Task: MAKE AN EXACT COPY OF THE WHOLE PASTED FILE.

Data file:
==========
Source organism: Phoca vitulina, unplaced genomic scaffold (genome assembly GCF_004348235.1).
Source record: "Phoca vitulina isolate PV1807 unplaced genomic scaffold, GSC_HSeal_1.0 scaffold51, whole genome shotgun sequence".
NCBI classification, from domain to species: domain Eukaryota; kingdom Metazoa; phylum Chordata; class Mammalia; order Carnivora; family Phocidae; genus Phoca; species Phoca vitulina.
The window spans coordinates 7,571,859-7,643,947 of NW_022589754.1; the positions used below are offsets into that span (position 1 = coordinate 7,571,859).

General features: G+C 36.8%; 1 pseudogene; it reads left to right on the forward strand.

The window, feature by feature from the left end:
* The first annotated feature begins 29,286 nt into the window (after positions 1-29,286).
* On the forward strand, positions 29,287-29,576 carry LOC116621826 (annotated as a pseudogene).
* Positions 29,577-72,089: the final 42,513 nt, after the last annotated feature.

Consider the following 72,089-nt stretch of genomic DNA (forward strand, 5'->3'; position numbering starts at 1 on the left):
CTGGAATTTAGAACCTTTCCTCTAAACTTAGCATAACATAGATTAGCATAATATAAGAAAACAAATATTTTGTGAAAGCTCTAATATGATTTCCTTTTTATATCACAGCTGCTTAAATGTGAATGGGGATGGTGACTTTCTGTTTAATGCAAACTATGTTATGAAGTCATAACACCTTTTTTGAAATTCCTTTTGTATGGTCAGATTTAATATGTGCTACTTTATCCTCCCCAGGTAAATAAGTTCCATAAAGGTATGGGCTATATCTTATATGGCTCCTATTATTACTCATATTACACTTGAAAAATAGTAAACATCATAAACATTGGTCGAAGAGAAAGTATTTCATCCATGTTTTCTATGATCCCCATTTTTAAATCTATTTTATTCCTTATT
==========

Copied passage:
Source organism: Phoca vitulina, unplaced genomic scaffold (genome assembly GCF_004348235.1).
Source record: "Phoca vitulina isolate PV1807 unplaced genomic scaffold, GSC_HSeal_1.0 scaffold51, whole genome shotgun sequence".
NCBI classification, from domain to species: domain Eukaryota; kingdom Metazoa; phylum Chordata; class Mammalia; order Carnivora; family Phocidae; genus Phoca; species Phoca vitulina.
The window spans coordinates 7,571,859-7,643,947 of NW_022589754.1; the positions used below are offsets into that span (position 1 = coordinate 7,571,859).

General features: G+C 36.8%; 1 pseudogene; it reads left to right on the forward strand.

The window, feature by feature from the left end:
* The first annotated feature begins 29,286 nt into the window (after positions 1-29,286).
* On the forward strand, positions 29,287-29,576 carry LOC116621826 (annotated as a pseudogene).
* Positions 29,577-72,089: the final 42,513 nt, after the last annotated feature.

Consider the following 72,089-nt stretch of genomic DNA (forward strand, 5'->3'; position numbering starts at 1 on the left):
CTGGAATTTAGAACCTTTCCTCTAAACTTAGCATAACATAGATTAGCATAATATAAGAAAACAAATATTTTGTGAAAGCTCTAATATGATTTCCTTTTTATATCACAGCTGCTTAAATGTGAATGGGGATGGTGACTTTCTGTTTAATGCAAACTATGTTATGAAGTCATAACACCTTTTTTGAAATTCCTTTTGTATGGTCAGATTTAATATGTGCTACTTTATCCTCCCCAGGTAAATAAGTTCCATAAAGGTATGGGCTATATCTTATATGGCTCCTATTATTACTCATATTACACTTGAAAAATAGTAAACATCATAAACATTGGTCGAAGAGAAAGTATTTCATCCATGTTTTCTATGATCCCCATTTTTAAATCTATTTTATTCCTTATT